So the money supply measured as M1 shrunk by about 30% during the three years after the crash because bad loans were being liquidated and bank deposits extinguished. There was no disappearance of that Keynesian ether called “aggregate demand”. Rather, it was that the phony wealth of the prior credit boom which inexorably evaporated.

Needless to say, the events in the fall of 2008 had nothing to do with what actually occurred after the 1929 crash. Back then the US was the world’s powerhouse exporter and creditor, but like in China today the apparent prosperity of the times depended upon vendor finance.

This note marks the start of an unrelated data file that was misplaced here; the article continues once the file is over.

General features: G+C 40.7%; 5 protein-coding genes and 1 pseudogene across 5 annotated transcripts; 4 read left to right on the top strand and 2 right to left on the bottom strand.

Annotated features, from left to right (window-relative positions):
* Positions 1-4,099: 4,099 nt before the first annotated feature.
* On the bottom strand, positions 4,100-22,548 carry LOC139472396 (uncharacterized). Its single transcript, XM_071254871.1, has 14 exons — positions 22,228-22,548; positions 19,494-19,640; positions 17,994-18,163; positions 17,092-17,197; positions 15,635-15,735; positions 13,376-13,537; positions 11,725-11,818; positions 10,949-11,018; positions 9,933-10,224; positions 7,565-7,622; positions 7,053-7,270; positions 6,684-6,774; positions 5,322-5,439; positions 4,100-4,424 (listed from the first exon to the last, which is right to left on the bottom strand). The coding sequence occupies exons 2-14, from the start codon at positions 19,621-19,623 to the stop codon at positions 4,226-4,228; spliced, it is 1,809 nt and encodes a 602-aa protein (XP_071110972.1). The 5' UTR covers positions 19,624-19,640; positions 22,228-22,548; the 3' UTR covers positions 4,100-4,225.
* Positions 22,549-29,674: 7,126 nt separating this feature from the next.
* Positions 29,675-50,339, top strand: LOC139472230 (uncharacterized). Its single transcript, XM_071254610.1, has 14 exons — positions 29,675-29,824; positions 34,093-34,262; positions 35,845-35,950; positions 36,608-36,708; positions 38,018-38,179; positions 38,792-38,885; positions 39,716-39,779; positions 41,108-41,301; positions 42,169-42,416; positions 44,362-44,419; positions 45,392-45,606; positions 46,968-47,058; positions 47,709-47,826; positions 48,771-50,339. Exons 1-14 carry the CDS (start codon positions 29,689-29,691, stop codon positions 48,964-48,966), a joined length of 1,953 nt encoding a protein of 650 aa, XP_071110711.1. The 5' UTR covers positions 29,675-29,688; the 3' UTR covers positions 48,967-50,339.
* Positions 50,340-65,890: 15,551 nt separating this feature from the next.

That is, with the help of the Federal Reserve, the US banking system and bond market had advanced the equivalent of $2 trillion in today’s economic scale to foreign customers of US farmers and manufacturers.

When the stock market bubble collapsed in October 1929, however, the Wall Street market in foreign debt went stone cold, triggering a cascade of worldwide defaults. By early 1933, the booming foreign debt market of the 1920s had become the subprime mortgage market of its day—-with debt prices sinking to less than ten cents on the dollar.

In short order, Warren Buffett’s famous metaphor about naked swimmers being exposed when the tide goes out was well demonstrated; it transpired that US export customers had been borrowing new money in order to pay interest on their accumulating debts, but without access to new credits they had no option but to drastically curtail new orders.